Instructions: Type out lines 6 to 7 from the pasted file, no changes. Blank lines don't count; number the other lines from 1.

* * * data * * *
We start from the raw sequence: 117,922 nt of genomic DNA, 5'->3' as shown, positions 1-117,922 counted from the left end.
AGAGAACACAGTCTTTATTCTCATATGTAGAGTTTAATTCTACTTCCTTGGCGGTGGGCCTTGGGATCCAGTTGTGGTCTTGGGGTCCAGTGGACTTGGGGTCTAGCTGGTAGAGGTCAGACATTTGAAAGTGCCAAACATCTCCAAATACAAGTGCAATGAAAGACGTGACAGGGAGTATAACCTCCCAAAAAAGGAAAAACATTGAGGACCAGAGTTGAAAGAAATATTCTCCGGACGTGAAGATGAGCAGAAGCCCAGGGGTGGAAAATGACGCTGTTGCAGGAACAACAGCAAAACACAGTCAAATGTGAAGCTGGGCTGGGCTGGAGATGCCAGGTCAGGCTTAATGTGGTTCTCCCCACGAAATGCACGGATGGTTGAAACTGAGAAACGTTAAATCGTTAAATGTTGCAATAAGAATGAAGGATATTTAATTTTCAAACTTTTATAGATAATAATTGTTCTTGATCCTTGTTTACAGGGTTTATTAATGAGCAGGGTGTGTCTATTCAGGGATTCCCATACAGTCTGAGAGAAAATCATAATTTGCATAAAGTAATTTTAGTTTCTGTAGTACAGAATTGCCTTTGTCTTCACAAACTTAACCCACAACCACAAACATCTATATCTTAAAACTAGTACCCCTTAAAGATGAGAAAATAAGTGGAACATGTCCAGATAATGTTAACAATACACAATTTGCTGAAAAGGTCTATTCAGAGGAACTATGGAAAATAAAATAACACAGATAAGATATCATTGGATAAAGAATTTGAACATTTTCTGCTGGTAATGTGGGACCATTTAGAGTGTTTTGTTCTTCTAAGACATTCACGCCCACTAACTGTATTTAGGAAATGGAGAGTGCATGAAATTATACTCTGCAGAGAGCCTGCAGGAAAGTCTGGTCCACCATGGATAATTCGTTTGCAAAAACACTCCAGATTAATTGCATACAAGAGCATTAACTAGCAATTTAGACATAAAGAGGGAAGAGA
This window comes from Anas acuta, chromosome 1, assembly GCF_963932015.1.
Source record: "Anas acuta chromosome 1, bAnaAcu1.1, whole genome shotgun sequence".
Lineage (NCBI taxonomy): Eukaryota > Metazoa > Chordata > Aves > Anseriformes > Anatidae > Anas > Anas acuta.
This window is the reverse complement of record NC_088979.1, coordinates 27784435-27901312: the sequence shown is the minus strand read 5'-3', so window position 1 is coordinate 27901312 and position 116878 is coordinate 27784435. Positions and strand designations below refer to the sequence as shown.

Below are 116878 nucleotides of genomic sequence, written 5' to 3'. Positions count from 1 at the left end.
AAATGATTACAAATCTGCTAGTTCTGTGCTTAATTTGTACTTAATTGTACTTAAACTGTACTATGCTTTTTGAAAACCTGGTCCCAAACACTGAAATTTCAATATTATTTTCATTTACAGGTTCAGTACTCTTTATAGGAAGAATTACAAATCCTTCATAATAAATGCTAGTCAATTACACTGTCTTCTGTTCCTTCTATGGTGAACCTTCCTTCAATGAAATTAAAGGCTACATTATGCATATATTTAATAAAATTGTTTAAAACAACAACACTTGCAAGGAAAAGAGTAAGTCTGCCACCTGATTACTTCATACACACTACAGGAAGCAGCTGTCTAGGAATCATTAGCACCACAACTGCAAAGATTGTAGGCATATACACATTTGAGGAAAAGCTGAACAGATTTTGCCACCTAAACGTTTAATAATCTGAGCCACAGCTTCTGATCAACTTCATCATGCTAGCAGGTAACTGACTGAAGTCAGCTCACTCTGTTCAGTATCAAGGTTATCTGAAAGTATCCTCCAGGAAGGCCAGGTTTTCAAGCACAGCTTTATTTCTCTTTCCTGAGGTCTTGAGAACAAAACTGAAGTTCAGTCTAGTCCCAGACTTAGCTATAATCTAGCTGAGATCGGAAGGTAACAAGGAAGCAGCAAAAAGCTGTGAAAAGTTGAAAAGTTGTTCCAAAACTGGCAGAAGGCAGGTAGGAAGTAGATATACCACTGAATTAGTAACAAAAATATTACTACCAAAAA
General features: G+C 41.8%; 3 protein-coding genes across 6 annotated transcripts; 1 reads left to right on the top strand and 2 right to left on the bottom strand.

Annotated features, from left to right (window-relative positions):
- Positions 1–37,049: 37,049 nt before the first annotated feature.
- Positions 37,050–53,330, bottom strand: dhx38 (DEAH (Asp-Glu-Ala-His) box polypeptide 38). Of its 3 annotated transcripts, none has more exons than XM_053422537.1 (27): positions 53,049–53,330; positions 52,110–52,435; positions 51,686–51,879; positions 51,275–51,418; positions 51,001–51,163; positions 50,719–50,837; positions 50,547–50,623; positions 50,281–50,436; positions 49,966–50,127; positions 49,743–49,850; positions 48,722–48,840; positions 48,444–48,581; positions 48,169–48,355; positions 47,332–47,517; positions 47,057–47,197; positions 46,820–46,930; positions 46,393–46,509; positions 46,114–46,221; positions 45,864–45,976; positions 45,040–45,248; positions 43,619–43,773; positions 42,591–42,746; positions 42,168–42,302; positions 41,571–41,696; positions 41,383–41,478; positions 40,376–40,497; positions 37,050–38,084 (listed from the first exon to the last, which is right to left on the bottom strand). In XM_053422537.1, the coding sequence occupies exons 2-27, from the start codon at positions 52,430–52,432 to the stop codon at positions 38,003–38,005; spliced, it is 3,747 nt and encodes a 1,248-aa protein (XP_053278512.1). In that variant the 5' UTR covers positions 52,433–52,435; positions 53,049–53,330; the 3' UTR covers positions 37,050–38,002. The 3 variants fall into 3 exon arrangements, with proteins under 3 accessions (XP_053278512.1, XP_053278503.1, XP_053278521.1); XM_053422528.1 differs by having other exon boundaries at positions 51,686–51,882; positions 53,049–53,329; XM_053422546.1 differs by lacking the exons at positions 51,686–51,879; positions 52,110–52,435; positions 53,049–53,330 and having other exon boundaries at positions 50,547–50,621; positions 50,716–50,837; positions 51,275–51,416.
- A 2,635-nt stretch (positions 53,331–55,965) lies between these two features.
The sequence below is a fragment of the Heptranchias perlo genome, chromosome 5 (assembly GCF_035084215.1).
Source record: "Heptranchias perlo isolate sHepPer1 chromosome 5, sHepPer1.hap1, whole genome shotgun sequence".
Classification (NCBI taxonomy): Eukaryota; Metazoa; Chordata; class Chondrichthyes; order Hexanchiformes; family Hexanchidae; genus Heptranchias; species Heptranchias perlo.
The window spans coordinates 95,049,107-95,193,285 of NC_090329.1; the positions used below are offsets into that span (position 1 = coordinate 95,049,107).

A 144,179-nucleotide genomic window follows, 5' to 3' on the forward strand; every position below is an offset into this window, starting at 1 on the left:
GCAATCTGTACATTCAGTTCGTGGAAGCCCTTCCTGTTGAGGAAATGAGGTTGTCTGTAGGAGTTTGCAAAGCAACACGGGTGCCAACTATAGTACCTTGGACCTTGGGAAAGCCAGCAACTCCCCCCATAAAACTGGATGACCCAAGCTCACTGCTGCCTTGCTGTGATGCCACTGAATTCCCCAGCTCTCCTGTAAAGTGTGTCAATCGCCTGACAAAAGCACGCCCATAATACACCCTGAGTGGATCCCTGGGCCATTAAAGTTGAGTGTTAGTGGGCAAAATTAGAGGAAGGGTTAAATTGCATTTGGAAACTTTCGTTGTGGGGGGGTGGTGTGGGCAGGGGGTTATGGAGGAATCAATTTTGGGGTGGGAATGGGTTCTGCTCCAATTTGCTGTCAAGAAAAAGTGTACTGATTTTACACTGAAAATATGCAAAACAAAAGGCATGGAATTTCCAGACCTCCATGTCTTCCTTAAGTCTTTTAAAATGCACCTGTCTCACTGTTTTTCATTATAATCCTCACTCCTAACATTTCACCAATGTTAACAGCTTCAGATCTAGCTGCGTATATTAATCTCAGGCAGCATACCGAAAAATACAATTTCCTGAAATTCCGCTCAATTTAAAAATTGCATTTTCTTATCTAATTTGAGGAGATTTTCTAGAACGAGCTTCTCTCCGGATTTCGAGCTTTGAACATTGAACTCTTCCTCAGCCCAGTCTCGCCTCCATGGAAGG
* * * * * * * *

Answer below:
This window is the reverse complement of record NC_088979.1, coordinates 27784435-27901312: the sequence shown is the minus strand read 5'-3', so window position 1 is coordinate 27901312 and position 116878 is coordinate 27784435. Positions and strand designations below refer to the sequence as shown.

Below are 116878 nucleotides of genomic sequence, written 5' to 3'. Positions count from 1 at the left end.